Strength of Stones – Greg Bear (1981)
‘They were built to hold the hopes of Mankind. They exposed only his folly…
In the deserts of God-Does-Battle the Cities stand alone, as beleaguered as the aspirations of Mankind. Those still alive are silent, like stars in a dying universe they await dust and decay. Yet within the living plasm of their fragmented structures an ancient programme works still, implanted by the human creators they cast out a thousand years ago. Before long, it is clear, the some of the Cities will fight extinction. And many of them will do battle in a quite unexpected way…’
Blurb from 1988 VGSF paperback edition
Bear’s early work shows much of the promise he was later to show in more accomplished work, and certainly in some of the themes.
Religion is a thread which runs through much of Bear’s work either as a minor theme or right upfront as in ‘Strength of Stones’
The planet God-Does-Battle was set up as a world where fundamentalist members of various faiths could exist apart from the sinners of the rest of the galaxy. Pearson, the founder, commissioned architect Robert Khan to design ‘living’ cities in which the colonists could pursue their individual religious callings. Khan, it appears, designed too well and the cities, sentient and programmed with the religious rules of their inhabitants, came to the conclusion that all their inhabitants were sinners and exiled them to the cruel surface of the world.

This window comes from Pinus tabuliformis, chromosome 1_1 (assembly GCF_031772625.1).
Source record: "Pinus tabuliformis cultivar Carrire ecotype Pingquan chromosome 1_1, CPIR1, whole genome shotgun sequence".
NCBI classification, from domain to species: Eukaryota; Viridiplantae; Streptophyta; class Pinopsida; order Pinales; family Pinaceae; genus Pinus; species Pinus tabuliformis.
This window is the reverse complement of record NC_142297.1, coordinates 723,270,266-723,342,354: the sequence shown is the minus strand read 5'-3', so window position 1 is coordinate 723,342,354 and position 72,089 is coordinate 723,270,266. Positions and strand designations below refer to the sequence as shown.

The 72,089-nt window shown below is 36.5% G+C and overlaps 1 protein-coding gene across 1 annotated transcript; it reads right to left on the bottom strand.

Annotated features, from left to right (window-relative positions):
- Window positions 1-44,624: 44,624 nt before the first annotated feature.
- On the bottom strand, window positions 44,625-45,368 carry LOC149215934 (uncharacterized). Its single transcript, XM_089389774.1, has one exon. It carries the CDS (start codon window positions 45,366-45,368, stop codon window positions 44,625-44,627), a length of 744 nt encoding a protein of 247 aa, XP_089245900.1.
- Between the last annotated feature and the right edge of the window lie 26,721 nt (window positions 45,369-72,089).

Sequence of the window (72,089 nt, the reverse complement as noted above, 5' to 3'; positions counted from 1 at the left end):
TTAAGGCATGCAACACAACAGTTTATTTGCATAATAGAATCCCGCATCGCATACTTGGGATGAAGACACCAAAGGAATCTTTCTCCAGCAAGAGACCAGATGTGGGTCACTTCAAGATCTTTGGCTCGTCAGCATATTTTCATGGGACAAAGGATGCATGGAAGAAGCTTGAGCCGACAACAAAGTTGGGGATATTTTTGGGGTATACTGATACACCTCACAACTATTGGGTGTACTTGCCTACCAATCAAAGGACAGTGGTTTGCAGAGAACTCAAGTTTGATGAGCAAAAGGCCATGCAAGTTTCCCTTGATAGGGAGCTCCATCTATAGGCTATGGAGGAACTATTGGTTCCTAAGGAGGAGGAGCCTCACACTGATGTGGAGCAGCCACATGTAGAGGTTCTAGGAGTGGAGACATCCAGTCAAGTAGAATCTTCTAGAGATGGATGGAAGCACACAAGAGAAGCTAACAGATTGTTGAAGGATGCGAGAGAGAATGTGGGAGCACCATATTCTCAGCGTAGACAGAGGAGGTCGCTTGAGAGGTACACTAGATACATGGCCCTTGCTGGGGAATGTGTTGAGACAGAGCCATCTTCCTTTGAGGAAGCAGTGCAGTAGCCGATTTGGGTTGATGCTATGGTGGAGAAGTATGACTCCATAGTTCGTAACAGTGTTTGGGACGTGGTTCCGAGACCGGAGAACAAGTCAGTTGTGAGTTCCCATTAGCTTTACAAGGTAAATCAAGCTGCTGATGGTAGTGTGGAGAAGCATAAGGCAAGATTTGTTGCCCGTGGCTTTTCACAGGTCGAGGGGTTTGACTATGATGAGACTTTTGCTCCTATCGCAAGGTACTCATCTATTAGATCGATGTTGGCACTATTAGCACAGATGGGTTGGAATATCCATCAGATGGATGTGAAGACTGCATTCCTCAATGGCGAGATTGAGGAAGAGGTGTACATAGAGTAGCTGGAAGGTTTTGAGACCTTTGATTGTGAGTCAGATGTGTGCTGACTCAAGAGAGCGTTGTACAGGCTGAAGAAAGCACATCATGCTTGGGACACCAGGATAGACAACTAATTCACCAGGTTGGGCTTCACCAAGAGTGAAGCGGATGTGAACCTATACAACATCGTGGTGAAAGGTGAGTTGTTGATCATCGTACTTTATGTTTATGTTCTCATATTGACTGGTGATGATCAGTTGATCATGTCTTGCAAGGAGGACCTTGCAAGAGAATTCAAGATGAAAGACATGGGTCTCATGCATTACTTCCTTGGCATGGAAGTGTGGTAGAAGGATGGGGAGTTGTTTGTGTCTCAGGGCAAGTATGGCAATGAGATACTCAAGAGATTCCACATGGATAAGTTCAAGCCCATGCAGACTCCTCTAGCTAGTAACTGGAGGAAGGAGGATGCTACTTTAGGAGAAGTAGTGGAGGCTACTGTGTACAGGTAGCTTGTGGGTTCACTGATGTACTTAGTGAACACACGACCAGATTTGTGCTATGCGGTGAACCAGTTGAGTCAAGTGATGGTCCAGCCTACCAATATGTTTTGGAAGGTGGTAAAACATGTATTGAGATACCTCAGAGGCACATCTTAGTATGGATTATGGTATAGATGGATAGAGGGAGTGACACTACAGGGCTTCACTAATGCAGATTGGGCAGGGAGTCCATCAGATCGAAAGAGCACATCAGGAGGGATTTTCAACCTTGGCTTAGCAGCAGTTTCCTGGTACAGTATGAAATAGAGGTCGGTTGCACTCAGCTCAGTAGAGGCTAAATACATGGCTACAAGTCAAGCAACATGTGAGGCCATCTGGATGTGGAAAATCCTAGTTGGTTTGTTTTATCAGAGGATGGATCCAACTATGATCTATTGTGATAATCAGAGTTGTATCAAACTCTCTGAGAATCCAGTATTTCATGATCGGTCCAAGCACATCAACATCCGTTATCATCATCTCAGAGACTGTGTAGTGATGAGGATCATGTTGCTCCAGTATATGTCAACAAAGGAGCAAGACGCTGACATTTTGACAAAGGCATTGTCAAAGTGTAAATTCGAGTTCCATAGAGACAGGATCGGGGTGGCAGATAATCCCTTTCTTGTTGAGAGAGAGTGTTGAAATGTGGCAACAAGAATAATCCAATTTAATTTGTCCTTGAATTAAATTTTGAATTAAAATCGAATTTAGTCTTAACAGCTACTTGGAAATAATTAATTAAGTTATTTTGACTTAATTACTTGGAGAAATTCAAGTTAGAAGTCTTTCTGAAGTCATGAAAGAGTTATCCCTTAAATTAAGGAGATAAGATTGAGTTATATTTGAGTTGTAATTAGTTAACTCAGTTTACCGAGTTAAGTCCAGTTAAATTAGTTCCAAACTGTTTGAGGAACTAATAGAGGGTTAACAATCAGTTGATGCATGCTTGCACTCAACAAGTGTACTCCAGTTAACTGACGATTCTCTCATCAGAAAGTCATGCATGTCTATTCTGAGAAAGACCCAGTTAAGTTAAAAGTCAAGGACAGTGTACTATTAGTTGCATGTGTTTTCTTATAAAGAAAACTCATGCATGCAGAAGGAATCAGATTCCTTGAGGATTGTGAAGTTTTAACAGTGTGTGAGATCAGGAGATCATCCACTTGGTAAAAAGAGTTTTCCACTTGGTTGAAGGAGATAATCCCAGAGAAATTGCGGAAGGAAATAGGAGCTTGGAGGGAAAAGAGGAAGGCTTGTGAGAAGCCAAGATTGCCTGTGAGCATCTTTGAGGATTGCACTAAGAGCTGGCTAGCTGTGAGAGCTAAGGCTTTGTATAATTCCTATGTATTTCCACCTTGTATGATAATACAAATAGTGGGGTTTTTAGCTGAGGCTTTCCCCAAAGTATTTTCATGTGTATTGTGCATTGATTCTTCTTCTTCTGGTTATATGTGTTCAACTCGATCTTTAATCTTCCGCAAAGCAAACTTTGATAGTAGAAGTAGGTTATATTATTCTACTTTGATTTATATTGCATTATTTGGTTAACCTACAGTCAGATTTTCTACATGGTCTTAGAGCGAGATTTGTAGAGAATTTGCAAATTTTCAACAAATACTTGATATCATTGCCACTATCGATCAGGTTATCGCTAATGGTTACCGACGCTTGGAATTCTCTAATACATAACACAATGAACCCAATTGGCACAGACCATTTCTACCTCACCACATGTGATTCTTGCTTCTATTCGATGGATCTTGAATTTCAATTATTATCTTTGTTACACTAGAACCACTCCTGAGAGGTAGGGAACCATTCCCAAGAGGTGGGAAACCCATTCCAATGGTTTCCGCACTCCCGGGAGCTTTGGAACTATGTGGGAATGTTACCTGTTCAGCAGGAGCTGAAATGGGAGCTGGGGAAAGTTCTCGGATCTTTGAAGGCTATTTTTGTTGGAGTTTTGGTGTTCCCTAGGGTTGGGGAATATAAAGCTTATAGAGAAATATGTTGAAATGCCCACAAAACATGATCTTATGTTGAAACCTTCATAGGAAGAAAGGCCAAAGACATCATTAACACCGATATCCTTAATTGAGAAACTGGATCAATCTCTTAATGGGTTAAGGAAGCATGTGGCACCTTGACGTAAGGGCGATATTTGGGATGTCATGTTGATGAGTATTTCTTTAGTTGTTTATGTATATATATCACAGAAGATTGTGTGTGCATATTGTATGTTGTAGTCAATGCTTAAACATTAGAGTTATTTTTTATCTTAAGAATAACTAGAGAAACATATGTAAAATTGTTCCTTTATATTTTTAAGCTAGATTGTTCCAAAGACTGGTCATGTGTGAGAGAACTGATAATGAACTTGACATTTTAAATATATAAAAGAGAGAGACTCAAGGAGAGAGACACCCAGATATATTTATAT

A thousand years or so later, the cities, which are capable of breaking themselves apart and moving, have become unstable are breaking down. Chasers – nomadic groups which follow the cities – cannibalise what they can of weaker cities while they are in motion.
The novel comprises of three sections, set in three different time periods although Jeshua and Thinner, who are cyborg mimics created by the city Mandala to observe human society, appear in the opening and closing sections.
From a modern perspective it seems a little naive that fundamentalist Muslims and Jews would choose to share the same planet with each other, let alone the Baptists, Gnostics and whatever else. However, it is a measure of Bear’s strength as a writer that he makes this rather far-fetched notion seem perfectly plausible.
It would appear that two sections of the novel were published separately as short stories and certainly the 1988 version has been revised.
It does, sadly, have the disjointed feel of a fix-up.